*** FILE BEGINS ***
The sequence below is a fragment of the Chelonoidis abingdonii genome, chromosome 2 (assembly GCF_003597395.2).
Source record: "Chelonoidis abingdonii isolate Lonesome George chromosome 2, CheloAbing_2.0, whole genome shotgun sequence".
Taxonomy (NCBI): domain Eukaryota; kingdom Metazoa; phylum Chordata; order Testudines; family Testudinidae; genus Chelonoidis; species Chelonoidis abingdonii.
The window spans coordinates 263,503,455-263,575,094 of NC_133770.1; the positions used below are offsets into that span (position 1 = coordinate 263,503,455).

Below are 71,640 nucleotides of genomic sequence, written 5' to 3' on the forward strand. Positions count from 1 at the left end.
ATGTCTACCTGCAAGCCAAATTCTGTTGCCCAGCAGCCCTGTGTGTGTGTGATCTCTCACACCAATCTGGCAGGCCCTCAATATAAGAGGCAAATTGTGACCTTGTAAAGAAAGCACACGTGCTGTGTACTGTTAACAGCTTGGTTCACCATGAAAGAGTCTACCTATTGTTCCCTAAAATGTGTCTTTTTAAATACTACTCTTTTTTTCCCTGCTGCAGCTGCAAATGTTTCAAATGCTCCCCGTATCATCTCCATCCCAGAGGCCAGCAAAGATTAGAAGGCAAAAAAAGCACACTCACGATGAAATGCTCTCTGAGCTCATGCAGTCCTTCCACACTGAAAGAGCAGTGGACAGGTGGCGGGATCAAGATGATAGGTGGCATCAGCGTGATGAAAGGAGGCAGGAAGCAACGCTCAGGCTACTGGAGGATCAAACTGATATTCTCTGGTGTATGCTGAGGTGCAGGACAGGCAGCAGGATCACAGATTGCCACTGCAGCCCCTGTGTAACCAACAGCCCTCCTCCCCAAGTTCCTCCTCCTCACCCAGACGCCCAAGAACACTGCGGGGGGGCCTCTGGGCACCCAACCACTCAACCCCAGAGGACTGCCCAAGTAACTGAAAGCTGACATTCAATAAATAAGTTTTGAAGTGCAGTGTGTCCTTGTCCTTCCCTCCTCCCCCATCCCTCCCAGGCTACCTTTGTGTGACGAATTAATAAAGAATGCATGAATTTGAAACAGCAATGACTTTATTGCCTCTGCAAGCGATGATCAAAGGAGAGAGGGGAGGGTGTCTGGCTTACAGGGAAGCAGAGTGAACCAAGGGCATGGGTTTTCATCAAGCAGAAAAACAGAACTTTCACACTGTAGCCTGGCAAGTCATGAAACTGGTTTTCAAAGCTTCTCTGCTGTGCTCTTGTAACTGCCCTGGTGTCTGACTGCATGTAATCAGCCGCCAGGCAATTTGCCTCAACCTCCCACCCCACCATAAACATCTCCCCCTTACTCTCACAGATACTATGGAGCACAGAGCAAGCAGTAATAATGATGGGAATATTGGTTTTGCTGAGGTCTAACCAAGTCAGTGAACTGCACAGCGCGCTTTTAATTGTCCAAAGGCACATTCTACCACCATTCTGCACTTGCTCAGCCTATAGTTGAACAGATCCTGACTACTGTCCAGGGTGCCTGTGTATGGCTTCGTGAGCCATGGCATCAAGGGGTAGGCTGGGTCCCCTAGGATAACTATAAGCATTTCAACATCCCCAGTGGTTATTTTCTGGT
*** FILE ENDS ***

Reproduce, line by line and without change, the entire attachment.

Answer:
The sequence below is a fragment of the Chelonoidis abingdonii genome, chromosome 2 (assembly GCF_003597395.2).
Source record: "Chelonoidis abingdonii isolate Lonesome George chromosome 2, CheloAbing_2.0, whole genome shotgun sequence".
Taxonomy (NCBI): domain Eukaryota; kingdom Metazoa; phylum Chordata; order Testudines; family Testudinidae; genus Chelonoidis; species Chelonoidis abingdonii.
The window spans coordinates 263,503,455-263,575,094 of NC_133770.1; the positions used below are offsets into that span (position 1 = coordinate 263,503,455).

Below are 71,640 nucleotides of genomic sequence, written 5' to 3' on the forward strand. Positions count from 1 at the left end.
ATGTCTACCTGCAAGCCAAATTCTGTTGCCCAGCAGCCCTGTGTGTGTGTGATCTCTCACACCAATCTGGCAGGCCCTCAATATAAGAGGCAAATTGTGACCTTGTAAAGAAAGCACACGTGCTGTGTACTGTTAACAGCTTGGTTCACCATGAAAGAGTCTACCTATTGTTCCCTAAAATGTGTCTTTTTAAATACTACTCTTTTTTTCCCTGCTGCAGCTGCAAATGTTTCAAATGCTCCCCGTATCATCTCCATCCCAGAGGCCAGCAAAGATTAGAAGGCAAAAAAAGCACACTCACGATGAAATGCTCTCTGAGCTCATGCAGTCCTTCCACACTGAAAGAGCAGTGGACAGGTGGCGGGATCAAGATGATAGGTGGCATCAGCGTGATGAAAGGAGGCAGGAAGCAACGCTCAGGCTACTGGAGGATCAAACTGATATTCTCTGGTGTATGCTGAGGTGCAGGACAGGCAGCAGGATCACAGATTGCCACTGCAGCCCCTGTGTAACCAACAGCCCTCCTCCCCAAGTTCCTCCTCCTCACCCAGACGCCCAAGAACACTGCGGGGGGGCCTCTGGGCACCCAACCACTCAACCCCAGAGGACTGCCCAAGTAACTGAAAGCTGACATTCAATAAATAAGTTTTGAAGTGCAGTGTGTCCTTGTCCTTCCCTCCTCCCCCATCCCTCCCAGGCTACCTTTGTGTGACGAATTAATAAAGAATGCATGAATTTGAAACAGCAATGACTTTATTGCCTCTGCAAGCGATGATCAAAGGAGAGAGGGGAGGGTGTCTGGCTTACAGGGAAGCAGAGTGAACCAAGGGCATGGGTTTTCATCAAGCAGAAAAACAGAACTTTCACACTGTAGCCTGGCAAGTCATGAAACTGGTTTTCAAAGCTTCTCTGCTGTGCTCTTGTAACTGCCCTGGTGTCTGACTGCATGTAATCAGCCGCCAGGCAATTTGCCTCAACCTCCCACCCCACCATAAACATCTCCCCCTTACTCTCACAGATACTATGGAGCACAGAGCAAGCAGTAATAATGATGGGAATATTGGTTTTGCTGAGGTCTAACCAAGTCAGTGAACTGCACAGCGCGCTTTTAATTGTCCAAAGGCACATTCTACCACCATTCTGCACTTGCTCAGCCTATAGTTGAACAGATCCTGACTACTGTCCAGGGTGCCTGTGTATGGCTTCGTGAGCCATGGCATCAAGGGGTAGGCTGGGTCCCCTAGGATAACTATAAGCATTTCAACATCCCCAGTGGTTATTTTCTGGT